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Racial progress panel wraps up integration events

Alex Edwards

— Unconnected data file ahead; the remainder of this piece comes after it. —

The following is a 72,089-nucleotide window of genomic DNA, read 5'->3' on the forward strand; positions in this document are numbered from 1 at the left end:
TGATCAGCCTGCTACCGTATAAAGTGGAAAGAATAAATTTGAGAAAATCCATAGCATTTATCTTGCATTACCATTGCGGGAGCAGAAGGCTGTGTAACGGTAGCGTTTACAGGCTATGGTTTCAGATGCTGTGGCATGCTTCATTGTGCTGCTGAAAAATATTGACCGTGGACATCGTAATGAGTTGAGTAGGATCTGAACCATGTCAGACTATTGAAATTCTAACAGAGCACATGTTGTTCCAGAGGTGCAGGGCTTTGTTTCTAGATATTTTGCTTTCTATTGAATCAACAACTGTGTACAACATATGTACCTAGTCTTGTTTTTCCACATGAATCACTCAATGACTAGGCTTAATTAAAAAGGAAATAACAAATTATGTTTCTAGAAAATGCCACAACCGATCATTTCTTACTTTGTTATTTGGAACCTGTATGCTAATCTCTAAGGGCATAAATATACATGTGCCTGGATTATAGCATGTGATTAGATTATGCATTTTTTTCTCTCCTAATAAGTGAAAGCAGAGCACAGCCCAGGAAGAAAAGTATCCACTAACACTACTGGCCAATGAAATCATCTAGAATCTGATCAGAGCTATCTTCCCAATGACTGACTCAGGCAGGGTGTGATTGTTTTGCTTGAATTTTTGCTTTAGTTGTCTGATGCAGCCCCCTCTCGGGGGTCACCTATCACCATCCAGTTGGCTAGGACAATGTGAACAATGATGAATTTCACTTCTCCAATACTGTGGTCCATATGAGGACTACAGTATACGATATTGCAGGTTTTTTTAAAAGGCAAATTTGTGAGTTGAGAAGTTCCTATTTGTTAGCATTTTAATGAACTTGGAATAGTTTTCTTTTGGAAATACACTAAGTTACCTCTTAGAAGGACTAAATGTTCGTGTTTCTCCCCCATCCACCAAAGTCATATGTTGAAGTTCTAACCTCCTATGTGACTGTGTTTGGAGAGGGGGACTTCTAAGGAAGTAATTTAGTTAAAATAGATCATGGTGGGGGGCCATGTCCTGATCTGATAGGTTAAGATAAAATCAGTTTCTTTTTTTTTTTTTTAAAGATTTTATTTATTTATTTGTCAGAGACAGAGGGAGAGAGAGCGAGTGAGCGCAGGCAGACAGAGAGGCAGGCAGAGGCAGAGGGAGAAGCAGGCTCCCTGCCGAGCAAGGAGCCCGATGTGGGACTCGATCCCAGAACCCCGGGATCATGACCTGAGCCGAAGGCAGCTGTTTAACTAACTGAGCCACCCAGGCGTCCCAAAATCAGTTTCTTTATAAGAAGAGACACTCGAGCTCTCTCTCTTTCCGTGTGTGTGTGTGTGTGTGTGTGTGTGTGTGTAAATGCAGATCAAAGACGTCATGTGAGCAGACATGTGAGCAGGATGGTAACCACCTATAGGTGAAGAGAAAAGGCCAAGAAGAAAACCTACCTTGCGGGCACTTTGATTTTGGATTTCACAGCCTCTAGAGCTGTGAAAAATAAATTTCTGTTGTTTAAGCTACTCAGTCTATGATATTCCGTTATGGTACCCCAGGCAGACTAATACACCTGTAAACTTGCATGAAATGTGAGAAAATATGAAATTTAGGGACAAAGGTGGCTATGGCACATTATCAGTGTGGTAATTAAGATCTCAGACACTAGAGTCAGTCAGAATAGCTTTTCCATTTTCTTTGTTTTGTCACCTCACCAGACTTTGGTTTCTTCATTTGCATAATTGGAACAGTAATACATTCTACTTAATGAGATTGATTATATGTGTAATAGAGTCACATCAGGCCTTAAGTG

Professor and historian David Sansing hosted a discussion at the Overby Center for Southern Journalism and Politics Thursday morning to assess the progress made at The University of Mississippi since the enrollment of James Meredith. The panel was composed of Sansing; Donald Cole, assistant provost and assistant to the chancellor concerning minority affairs; Valeria Ross, assistant dean of students for multicultural affairs and volunteer services; and former provost Gerald Walton. Nearly 120 students, faculty, administrators and other community members were in attendance. Sansing prefaced the event by providing his perspective on the importance of the panel discussion. “The three people who are going to speak this morning have a unique experience with The University of Mississippi,” Sansing said. “One was here during the Meredith crisis, one came here because James Meredith broke the color barrier and the other acclimates students to university life.” Charles Overby, for whom the Overby Center is named, said it was an amazing opportunity for the university to hold such an event. “We’ve been privileged to be able to host a number of programs in connection with the 50th anniversary of James Meredith entering Ole Miss and the opening up of the previously closed Mississippi society,” Overby said. Chancellor Dan Jones appreciated the panel’s discussion. “We’ve had a compressed opportunity about the difficulties of our past and to think about the past and future,” Jones said. Walton compared his memories of 1962 to what is happening now. “While we still have a long way to go, I think we have made some magnificent strides,” he said. Cole then delivered an address about the experience he had when he enrolled in the university in 1968. “It’s the university of the 2000s that is one that I can be so proud of,” he said. Ross discussed the trials she feels black students have faced in the past, along with the success the students have gained. “The campus community has never been more attractive than it is today,” Ross said. Marketing communications major Chloe Dallas said that although she didn’t know much about the history of Ole Miss, the program taught her a lot about the people who have been involved in the integration celebration. “I think (Ole Miss) has come really far, especially with the homecoming queen and ASB president being African American,” she said. The panel was the conclusion of events surrounding the 50th anniversary of the university’s integration. “Freedom of speech is alive and well,” Jones said.